Coming Home
by Laurie Breton, contemporary (2000)
Neighborhood Press, $12.99, ISBN 189310851-1


Embarrassing confession: I have watched the 1983 rock-and-roll movie Eddie And The Cruisers five times (the 1989 sequel sucks though, no matter how cute Michael Paré can be).

Coming Home reminds me of that movie, not because the story is similar, but like that movie, it chronicles the life in the tumultuous world of the music industry. This story is about a woman's rise in the music business and her love life in that biz and out of it. There's plenty of drama, from the rise to the sags in the middle of the journey, the heartaches, the joys, et cetera.

The heroine is Casey Bradley. She marries her young sweetheart Danny Fiore, who is an aspiring singer. She writes the songs and music that bring out the best from Danny's vocals, and they dream big. Soon, they move to New York, where Danny soon becomes the lead singer of a hot band. Things get bumpy. Meanwhile, Rob MacKenzie, their best buddy and guitarist of the band, becomes Casey's writing partner. He's their best friend.

Then Tragedy occurs, leaving Casey and Rob, who until now just can't get the marriage thing right at all, to do something about their chemistry.

This story is divided into four parts, or "books", and the thing is, the characters never really come to life for me until Book Three. Books One and Two are very busy chapters, but they never really let me know the characters. It's like watching strangers dash past me day after day, or maybe it's like me reading the autobiography of someone I don't know or care about. So Danny, Rob, and Casey achieve superstardom. A weak yay. So what's for dinner?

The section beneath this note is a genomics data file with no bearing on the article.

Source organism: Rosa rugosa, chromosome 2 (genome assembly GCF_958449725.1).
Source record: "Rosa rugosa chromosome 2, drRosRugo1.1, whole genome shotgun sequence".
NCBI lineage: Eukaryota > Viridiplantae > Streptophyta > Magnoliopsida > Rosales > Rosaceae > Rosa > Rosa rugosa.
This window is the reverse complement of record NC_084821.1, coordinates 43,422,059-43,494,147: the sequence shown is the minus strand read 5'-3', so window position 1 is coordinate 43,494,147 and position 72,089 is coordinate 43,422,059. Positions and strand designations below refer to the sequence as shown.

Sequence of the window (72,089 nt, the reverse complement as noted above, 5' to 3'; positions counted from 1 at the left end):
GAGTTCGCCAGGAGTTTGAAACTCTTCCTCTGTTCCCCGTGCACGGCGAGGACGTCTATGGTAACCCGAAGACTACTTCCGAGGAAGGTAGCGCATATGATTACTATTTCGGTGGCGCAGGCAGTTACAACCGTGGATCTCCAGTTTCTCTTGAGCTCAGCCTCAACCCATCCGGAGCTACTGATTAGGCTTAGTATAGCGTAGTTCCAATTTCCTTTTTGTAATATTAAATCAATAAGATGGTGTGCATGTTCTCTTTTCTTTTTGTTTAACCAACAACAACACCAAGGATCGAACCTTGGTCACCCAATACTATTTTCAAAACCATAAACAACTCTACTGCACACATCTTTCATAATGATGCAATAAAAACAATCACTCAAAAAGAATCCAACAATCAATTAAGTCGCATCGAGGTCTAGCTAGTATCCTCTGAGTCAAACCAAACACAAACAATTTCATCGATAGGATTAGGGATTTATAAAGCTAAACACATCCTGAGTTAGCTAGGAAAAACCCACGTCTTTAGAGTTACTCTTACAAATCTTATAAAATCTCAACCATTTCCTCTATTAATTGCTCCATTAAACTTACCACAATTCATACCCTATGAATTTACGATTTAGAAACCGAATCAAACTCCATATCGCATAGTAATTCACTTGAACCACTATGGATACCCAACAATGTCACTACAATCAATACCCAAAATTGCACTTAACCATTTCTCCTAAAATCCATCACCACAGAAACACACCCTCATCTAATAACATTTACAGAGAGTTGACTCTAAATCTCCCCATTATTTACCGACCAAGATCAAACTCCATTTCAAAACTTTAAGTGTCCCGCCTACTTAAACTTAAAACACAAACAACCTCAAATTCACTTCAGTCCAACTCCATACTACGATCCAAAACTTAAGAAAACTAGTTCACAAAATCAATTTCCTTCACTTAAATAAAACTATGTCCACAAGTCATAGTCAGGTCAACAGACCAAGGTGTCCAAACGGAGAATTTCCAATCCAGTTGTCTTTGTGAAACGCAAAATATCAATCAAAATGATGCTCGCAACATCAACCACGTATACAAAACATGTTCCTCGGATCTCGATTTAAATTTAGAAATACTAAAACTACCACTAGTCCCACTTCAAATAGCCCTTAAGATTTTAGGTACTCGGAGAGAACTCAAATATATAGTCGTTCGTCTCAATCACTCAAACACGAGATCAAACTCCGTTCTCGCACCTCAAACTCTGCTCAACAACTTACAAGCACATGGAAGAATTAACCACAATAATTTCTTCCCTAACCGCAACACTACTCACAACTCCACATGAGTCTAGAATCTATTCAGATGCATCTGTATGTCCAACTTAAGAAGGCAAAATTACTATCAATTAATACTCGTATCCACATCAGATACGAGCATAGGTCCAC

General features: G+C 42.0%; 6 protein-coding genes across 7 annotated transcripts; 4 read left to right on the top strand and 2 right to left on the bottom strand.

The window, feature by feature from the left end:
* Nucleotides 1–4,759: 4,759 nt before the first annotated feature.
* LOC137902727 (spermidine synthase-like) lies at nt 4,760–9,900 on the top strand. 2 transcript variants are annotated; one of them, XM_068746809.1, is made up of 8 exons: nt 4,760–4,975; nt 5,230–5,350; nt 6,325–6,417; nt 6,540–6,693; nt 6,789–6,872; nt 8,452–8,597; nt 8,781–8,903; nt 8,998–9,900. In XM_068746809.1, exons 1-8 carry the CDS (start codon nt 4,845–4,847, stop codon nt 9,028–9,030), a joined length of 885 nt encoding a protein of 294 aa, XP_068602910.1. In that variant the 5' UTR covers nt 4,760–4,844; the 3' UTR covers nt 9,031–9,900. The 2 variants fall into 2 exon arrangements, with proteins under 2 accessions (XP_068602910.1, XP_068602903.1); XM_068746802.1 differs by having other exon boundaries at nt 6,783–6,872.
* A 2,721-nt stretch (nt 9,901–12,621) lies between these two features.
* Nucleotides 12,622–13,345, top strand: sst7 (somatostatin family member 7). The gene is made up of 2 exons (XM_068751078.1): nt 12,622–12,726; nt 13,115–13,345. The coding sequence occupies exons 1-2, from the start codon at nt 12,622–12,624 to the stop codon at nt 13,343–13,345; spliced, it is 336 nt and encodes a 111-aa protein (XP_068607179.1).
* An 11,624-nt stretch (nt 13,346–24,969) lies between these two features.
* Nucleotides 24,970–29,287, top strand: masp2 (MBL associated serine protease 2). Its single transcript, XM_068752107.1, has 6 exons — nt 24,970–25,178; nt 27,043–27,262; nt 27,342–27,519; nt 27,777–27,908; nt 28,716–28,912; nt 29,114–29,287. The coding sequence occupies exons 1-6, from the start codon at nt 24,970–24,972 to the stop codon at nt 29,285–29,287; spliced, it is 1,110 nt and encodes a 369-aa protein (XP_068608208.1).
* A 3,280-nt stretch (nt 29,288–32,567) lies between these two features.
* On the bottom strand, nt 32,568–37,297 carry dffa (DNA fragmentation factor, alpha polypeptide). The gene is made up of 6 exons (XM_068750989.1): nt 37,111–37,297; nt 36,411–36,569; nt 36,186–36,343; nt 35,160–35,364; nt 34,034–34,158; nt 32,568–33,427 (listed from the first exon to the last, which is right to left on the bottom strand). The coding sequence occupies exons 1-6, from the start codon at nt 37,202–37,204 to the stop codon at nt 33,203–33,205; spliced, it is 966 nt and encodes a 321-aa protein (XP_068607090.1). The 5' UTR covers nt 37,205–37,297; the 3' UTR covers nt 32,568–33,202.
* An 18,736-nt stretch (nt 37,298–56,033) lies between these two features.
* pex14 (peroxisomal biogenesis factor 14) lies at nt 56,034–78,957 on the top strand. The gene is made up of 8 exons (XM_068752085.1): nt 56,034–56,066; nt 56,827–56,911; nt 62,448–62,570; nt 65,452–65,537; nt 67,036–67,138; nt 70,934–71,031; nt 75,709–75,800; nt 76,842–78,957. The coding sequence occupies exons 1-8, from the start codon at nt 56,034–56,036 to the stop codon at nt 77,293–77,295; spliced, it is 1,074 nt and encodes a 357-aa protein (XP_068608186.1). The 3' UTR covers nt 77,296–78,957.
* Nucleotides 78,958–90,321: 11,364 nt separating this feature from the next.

Book Three, where the Drama and Tragedies start to happen, are where the good things start to take place. The author slows down to tell me what the characters think, what motivate them, and what make them tick. Just when I am starting to care for Danny and Casey, the author has to create a Tragedy. The character development is a double-edged sword. On one other, I'm glad I care for them. On the other hand, it's easier to read about Tragedies featuring cardboards than characters that I care. Still, it's good that there's character development.

At the end of the day, Books One and Two would warrant a rating of 74, Books Three and Four 86. Round that up and Coming Home gets an average score of 80. It's a very good read towards the end, and I wish the author has sustained that pace throughout.

And one more thing - the cover? Can I say two things? One, even if I take into account perspective, where the artwork fails to convey, the house will still be too small to actually be a, you know, real house as opposed to a lavishly-built kennel for a dog. Two, I don't know how late it was when the artist did the cover, but there is light coming from three different directions - five, six, and seven o'clock. I don't think this story takes place on an alternate Earth where there are three suns in the sky... right?


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